In J N Hipwell v Szurekthe Court of Appeal held that a term should be implied into a lease that the landlord was responsible for the safety of the electrical installations, in order to give business efficacy to the lease.
The tenant ran a café, meeting place and function room from the business premises. However, while in occupation the tenant experienced problems of unsafe electrical wiring which included a small fire and a sparking plug socket which eventually caused the closure of the business. The landlord was held to be in repudiatory breach which the tenant accepted of the implied obligation as to the safety of the electrical installations at the business premises.
The Court found that the lease was ‘an oddly balanced document, imposing on the tenant far more extensive covenants than upon the landlord.’The tenant covenanted to keep the whole of the premises and the fixtures and fittings in repair whereas the landlord only covenanted to keep the premises insured and to maintain the accessways and car parking areas.
The obvious gaps were that there were no express provisions made regarding the exterior of the premises nor its plumbing, electrical supply or installation. The court found that these items could not have been caught by the tenant’s obligation to keep the fixtures and fittings in repair despite the entire agreement clause.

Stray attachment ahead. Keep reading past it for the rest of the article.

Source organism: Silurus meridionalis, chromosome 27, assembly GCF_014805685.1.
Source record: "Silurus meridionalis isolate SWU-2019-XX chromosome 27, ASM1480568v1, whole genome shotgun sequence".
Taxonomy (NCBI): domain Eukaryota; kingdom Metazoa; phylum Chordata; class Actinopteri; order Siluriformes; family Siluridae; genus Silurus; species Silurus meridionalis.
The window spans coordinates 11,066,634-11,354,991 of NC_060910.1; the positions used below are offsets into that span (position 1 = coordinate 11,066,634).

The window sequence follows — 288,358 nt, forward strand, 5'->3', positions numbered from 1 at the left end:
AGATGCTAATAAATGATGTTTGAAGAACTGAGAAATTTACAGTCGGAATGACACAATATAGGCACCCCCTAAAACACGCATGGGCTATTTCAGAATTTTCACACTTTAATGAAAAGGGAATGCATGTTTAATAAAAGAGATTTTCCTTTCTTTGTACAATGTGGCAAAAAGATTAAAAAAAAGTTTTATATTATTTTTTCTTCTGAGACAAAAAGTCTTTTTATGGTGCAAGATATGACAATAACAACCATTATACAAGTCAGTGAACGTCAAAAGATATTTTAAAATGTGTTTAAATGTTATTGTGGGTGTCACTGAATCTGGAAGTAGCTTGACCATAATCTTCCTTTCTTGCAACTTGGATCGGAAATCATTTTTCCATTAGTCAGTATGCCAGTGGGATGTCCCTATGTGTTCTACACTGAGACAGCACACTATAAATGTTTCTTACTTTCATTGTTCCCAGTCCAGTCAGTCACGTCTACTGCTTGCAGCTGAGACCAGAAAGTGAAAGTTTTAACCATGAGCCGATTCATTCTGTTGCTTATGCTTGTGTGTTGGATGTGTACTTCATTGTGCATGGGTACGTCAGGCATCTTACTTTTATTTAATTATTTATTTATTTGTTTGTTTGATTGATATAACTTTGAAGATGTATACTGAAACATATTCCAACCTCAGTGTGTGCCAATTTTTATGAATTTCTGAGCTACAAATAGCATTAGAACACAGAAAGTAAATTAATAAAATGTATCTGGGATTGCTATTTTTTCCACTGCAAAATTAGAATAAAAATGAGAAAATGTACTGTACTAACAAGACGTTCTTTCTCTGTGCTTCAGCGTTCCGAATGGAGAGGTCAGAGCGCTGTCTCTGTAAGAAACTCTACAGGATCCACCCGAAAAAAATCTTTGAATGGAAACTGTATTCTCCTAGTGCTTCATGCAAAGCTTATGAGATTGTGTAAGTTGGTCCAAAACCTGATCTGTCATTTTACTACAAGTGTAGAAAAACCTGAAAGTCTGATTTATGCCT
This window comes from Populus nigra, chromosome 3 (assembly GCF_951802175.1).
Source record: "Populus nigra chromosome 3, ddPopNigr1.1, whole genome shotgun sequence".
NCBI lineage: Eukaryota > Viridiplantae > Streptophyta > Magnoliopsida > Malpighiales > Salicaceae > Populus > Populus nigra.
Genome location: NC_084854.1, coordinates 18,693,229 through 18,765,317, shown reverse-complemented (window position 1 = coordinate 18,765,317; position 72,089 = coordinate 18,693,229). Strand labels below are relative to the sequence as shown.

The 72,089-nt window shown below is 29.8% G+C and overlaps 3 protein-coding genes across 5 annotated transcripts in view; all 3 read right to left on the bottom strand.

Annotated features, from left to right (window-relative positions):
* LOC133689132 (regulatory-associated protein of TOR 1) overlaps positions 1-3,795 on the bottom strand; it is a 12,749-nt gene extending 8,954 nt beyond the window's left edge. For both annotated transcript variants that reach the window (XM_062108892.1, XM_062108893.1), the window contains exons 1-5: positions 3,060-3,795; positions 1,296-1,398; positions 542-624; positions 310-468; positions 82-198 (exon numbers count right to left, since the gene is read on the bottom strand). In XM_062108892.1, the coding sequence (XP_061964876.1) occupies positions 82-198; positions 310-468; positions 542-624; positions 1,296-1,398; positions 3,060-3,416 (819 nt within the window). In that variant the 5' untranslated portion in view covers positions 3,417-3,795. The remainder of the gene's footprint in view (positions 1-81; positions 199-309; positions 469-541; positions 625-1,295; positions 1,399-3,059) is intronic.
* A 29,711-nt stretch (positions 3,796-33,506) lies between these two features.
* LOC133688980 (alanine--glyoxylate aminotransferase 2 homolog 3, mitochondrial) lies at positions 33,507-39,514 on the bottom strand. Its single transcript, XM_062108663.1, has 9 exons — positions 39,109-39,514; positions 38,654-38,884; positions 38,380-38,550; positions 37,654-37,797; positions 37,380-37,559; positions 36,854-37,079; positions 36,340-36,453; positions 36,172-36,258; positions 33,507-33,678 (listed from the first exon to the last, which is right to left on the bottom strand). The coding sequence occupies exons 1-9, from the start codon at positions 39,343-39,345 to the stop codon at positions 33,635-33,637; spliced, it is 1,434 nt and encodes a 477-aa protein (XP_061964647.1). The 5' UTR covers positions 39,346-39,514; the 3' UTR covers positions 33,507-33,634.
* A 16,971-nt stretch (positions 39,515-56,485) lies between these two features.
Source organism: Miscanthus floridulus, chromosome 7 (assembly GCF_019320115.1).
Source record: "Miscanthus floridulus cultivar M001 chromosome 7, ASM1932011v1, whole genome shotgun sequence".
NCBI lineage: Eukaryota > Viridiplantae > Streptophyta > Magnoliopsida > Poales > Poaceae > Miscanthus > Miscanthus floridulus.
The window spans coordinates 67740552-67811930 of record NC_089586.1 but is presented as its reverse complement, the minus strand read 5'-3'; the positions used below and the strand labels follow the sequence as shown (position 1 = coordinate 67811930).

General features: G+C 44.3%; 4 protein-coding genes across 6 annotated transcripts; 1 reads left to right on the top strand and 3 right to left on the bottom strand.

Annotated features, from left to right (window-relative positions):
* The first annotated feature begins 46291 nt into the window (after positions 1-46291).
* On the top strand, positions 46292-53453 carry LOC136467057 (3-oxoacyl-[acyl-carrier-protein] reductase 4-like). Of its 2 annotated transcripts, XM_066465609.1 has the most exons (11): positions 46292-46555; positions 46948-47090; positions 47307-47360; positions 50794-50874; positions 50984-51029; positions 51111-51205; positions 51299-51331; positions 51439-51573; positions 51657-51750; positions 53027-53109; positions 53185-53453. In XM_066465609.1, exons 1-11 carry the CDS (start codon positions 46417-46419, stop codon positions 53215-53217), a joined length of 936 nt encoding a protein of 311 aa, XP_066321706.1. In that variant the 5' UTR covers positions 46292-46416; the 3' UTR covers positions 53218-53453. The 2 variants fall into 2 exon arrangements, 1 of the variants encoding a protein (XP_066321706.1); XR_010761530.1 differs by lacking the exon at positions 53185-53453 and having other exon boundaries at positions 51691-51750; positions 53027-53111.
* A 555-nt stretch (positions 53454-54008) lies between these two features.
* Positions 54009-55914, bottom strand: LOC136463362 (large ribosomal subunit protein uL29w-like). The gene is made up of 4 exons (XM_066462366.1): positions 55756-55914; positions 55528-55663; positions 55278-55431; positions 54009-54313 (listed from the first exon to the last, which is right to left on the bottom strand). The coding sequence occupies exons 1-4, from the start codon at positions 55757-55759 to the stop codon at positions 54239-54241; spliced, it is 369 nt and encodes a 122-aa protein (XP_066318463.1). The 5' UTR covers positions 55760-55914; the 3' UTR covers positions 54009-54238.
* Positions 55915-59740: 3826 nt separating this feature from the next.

It is important to note that at trial the landlord in oral evidence accepted that it ‘was considered to bear responsibility for keeping in repair the structure and exterior of the Premises and installations for the provision of e.g. water and electricity’, as was necessary because the premises were part of a development including other business for which ‘the electricity supply was from a common source.’
Furthermore, it was argued that the reservation to the landlord of the right of access for the purpose of repairing, maintaining or renewing any service media in the lease obviously demonstrated an obligation as regards the safety of the service media it had installed at the premises.
The Court of Appeal therefore implied a covenant in the lease that the landlord was responsible for the electrical installation and other service media provided.
The case demonstrates once again the importance of clear drafting and prevents landlords from hiding behind ‘entire agreement’ clauses.